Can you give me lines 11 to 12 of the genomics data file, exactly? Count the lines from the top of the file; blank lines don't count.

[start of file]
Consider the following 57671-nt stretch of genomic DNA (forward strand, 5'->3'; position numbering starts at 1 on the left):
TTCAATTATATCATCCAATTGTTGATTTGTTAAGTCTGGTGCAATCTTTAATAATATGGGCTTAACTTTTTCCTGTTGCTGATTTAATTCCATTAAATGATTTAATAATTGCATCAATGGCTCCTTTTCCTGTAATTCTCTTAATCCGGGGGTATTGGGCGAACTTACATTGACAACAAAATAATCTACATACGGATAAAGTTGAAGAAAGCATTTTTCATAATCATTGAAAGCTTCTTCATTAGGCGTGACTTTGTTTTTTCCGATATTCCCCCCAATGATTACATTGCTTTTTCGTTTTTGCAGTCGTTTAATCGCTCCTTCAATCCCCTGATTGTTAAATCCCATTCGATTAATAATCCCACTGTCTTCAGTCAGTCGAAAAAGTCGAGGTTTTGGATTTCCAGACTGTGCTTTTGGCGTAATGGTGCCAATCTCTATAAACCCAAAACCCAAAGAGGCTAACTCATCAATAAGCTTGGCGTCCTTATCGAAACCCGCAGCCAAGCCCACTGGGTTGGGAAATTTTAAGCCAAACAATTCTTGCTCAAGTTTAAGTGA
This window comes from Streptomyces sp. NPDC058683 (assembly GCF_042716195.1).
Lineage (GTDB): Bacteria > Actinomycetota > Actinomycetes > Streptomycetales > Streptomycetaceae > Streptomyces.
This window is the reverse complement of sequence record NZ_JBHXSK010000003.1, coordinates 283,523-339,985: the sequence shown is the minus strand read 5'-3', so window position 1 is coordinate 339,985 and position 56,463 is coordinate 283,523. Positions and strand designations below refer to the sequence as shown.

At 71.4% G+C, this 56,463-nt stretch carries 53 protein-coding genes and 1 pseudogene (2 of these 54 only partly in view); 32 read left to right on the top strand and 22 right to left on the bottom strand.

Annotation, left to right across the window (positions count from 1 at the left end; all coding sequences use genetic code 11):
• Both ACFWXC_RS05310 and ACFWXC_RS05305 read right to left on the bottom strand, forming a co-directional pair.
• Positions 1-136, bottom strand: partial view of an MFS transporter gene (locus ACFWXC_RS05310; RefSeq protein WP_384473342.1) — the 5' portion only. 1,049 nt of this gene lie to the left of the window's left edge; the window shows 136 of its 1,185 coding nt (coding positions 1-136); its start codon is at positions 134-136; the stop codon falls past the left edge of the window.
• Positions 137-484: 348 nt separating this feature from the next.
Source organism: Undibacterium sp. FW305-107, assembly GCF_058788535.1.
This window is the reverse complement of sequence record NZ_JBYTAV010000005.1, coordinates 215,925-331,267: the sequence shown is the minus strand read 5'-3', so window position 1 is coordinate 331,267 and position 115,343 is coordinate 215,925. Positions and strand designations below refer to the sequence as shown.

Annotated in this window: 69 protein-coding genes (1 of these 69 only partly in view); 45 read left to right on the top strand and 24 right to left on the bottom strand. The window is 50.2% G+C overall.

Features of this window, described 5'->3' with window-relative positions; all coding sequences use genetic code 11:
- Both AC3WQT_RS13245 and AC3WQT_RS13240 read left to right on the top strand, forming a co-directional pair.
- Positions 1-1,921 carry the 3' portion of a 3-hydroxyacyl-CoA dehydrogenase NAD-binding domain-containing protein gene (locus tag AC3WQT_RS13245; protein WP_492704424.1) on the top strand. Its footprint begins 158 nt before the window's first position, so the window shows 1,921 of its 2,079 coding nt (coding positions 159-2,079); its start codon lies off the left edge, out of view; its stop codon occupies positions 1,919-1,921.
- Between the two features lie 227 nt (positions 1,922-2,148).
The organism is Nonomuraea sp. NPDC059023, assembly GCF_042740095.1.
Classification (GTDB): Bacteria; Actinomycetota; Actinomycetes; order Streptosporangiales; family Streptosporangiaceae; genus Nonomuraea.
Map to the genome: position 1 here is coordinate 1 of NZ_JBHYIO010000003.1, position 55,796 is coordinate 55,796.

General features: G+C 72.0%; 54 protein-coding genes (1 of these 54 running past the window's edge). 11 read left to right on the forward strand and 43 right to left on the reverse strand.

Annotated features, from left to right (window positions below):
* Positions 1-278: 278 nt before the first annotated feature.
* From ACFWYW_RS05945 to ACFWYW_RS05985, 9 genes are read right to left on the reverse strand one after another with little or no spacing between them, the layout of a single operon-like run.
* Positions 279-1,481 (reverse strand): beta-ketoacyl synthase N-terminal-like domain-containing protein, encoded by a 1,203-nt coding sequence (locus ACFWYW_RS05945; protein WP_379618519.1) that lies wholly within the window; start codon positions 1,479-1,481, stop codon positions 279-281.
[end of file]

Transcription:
Source organism: Undibacterium sp. FW305-107, assembly GCF_058788535.1.
This window is the reverse complement of sequence record NZ_JBYTAV010000005.1, coordinates 215,925-331,267: the sequence shown is the minus strand read 5'-3', so window position 1 is coordinate 331,267 and position 115,343 is coordinate 215,925. Positions and strand designations below refer to the sequence as shown.